2

I do not really understand the security behind AWS Cloudfront's OAI. The only thing it does is switch the bucket's domain. Instead of accessing the bucket with https://s3.amazonaws.com/[Bucket]/* it just switches it with your domain.

But again anyone can browse that bucket/folder knowing the CF domain.

Am I missing something? I know you can add a lambda function at the viewer request side to limit access from a certain app. But how can I prevent users from just trying random URLs. And I don't think its good practice to do authentication and to check if that user should have access to the resource on each request.

So what are good practices to restrict my users to only access the resources that they are allowed to view?

  • Hi Zaid, if the response below answered your question please upvote and accept it. That's the ServerFault's way to say thank you for the time and effort someone took to help you. Thanks! – MLu Nov 3 '18 at 4:03
  • @MLu Sorry, while your answer is helpful, its not really what I am looking for. Hope you understand that I cannot currently accept it as THE answer just yet. – Zaid Amir Nov 4 '18 at 9:41
  • no worries, however you may want to expand the question and/or comment why the answer is not sufficient. Otherwise you may not get the information you’re looking for. – MLu Nov 4 '18 at 10:45
2

The purpose of Origin Access Identity is to prevent users from directly accessing the S3 Bucket. Instead they have to go through CloudFront; the origin S3 Bucket won't permit access to anyone accessing it directly.

Some reasons for enforcing access through CloudFront:

  • Caching at the edge (transfer from CloudFront is cheaper than from S3, and it's also closer to the user)
  • Authentication through Lambda at the edge
  • WAF enforcement

If you want to restrict access to individual objects within your bucket you should consider using Signed URLs - for example when the user logs in to your website you'll provide his documents through a pre-signed URLs, perhaps with some expiration limit.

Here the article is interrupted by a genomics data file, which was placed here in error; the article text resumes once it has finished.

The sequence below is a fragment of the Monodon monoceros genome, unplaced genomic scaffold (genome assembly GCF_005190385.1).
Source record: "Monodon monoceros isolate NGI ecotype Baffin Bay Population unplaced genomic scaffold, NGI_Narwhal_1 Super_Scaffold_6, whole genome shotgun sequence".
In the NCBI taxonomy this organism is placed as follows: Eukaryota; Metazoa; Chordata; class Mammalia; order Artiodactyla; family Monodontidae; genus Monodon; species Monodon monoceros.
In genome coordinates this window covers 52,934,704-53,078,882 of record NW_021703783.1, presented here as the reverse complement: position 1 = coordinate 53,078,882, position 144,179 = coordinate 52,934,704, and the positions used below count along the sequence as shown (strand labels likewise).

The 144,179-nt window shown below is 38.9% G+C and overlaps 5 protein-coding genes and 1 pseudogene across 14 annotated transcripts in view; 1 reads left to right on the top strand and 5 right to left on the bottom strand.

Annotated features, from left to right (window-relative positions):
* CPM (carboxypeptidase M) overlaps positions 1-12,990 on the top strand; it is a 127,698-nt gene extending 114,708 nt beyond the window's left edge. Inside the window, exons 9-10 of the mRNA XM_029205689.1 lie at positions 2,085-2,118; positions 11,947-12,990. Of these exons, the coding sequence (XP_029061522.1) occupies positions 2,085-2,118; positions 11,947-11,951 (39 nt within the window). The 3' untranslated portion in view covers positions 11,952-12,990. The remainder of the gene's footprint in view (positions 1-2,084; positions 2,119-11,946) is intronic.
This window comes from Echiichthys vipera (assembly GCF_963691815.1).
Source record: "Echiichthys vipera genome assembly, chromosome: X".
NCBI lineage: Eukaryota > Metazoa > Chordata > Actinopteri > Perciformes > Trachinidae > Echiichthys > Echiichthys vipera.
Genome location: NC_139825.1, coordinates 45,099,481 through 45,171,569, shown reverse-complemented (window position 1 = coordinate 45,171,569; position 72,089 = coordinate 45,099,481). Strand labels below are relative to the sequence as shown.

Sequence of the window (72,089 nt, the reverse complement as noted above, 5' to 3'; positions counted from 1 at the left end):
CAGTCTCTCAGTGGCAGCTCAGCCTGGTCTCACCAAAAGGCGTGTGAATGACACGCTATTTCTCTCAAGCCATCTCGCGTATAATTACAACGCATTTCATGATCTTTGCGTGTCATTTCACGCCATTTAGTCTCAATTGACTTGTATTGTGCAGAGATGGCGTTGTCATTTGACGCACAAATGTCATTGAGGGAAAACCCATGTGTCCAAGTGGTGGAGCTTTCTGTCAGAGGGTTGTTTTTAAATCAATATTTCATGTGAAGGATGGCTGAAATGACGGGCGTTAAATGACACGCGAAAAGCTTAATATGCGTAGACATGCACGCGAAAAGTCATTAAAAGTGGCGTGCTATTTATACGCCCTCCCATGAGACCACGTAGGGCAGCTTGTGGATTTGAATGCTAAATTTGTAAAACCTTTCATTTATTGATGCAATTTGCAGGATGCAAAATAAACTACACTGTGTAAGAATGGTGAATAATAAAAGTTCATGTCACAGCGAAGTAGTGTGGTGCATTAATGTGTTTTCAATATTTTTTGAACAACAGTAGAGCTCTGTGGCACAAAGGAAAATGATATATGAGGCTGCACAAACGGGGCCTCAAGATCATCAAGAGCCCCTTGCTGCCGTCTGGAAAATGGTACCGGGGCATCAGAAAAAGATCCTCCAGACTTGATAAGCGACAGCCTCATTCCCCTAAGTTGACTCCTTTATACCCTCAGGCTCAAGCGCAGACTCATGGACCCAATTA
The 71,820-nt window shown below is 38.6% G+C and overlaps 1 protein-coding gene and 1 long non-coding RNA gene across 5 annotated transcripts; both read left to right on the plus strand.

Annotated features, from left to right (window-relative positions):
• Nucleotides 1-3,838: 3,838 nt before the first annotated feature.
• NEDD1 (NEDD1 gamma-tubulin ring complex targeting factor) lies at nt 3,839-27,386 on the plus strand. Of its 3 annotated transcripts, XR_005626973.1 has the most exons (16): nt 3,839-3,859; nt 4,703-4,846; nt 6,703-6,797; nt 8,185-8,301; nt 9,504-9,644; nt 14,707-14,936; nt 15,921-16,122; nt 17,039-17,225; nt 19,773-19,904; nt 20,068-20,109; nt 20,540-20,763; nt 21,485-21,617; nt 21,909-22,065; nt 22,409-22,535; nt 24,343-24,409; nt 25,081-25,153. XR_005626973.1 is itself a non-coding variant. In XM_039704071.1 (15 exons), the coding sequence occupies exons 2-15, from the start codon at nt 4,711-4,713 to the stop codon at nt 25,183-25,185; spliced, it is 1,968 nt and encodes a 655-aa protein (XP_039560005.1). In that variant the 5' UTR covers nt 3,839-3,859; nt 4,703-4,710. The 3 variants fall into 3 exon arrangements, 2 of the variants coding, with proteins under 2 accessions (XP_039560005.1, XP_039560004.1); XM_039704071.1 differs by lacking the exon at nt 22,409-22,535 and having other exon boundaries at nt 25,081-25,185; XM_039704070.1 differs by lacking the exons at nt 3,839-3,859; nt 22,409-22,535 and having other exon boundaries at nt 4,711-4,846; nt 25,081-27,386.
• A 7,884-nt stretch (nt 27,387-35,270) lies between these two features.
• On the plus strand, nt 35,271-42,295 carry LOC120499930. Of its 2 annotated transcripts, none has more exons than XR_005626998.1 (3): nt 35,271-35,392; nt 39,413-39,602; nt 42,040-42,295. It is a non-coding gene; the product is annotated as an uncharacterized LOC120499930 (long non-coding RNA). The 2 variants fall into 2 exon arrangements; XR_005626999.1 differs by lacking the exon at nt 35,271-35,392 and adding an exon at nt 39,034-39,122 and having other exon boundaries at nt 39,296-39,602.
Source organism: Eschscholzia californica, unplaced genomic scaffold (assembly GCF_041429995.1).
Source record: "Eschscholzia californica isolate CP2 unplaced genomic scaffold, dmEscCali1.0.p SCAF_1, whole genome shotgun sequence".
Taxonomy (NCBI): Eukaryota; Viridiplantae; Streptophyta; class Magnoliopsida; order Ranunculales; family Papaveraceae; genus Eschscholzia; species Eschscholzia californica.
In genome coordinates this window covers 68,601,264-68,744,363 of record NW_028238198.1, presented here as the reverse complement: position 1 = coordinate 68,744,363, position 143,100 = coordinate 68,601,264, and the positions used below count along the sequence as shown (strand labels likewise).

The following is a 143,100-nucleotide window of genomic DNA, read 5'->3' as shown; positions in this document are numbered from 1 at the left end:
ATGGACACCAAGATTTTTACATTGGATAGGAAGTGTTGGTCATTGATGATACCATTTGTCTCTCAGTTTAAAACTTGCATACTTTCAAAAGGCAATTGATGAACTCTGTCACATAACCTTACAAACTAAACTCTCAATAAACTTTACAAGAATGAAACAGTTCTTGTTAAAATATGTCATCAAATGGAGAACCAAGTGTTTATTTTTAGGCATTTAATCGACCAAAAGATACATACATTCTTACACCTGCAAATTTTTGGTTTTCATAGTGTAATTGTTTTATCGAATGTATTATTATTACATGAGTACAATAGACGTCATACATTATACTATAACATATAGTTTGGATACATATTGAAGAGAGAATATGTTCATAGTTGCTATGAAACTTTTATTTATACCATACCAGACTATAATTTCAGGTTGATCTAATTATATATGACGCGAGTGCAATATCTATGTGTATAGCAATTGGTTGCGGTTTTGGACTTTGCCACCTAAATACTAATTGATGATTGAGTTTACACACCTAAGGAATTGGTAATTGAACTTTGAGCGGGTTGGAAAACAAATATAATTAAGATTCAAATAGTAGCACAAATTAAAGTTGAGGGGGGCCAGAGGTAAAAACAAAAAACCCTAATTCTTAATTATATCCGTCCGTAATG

The best practice is to have a separate bucket for public objects (e.g. website assets - images, css, html) and a different one for private objects that need authentication (e.g. customers' documents).

See here for S3 Pre-signed URL example

Update:

You can also use Lambda at the edge for authentication as described here: Use Lambda@Edge to Enhance Web Application Security

Which one to use depends on your usecase. The Pre-signed URL are shareable and can be time-limited, Lambda@Edge authenticated URLs won't be shareable and will require the user to login. Depends on what you need.

Hope that helps :)

  • Not sure I understand, at which level should the url be generated. and its not a website, its an app. – Zaid Amir Oct 29 '18 at 10:16
  • My project is more complex that having public/private assets. I need a way to manage accessibility of assets for different users. For example, user A has access to assets 1,2 and 3 while user B has only access to assets 1 and 2. My other problem is that the app is accessing cloudfront directly so I'm not sure if I should let the app itself generate the signed URL as that will require having to store some AWS credentials within the app itself, nor I think it is wise to have some web micro service that creates the URLs as that would create a bottleneck. – Zaid Amir Oct 29 '18 at 10:19
  • Where do you make the decision which user has access to what asset? On the server somewhere I assume. Well then when you decide that the user you are currently interacting with has access to certain assets you generate pre-signed URLs for those assets and send the URLs it to the user in some response. That response can have e.g. a list of his documents, each with a presigned URL for access. – MLu Oct 29 '18 at 10:24
  • This signing can be done in Lambda, through API Gateway, on some heavier server-side app, etc. – MLu Oct 29 '18 at 10:25
  • @ZaidAmir updated answer and added info on Lambda@Edge – MLu Oct 29 '18 at 10:33

Your Answer

By clicking “Post Your Answer”, you agree to our terms of service, privacy policy and cookie policy

Not the answer you're looking for? Browse other questions tagged or ask your own question.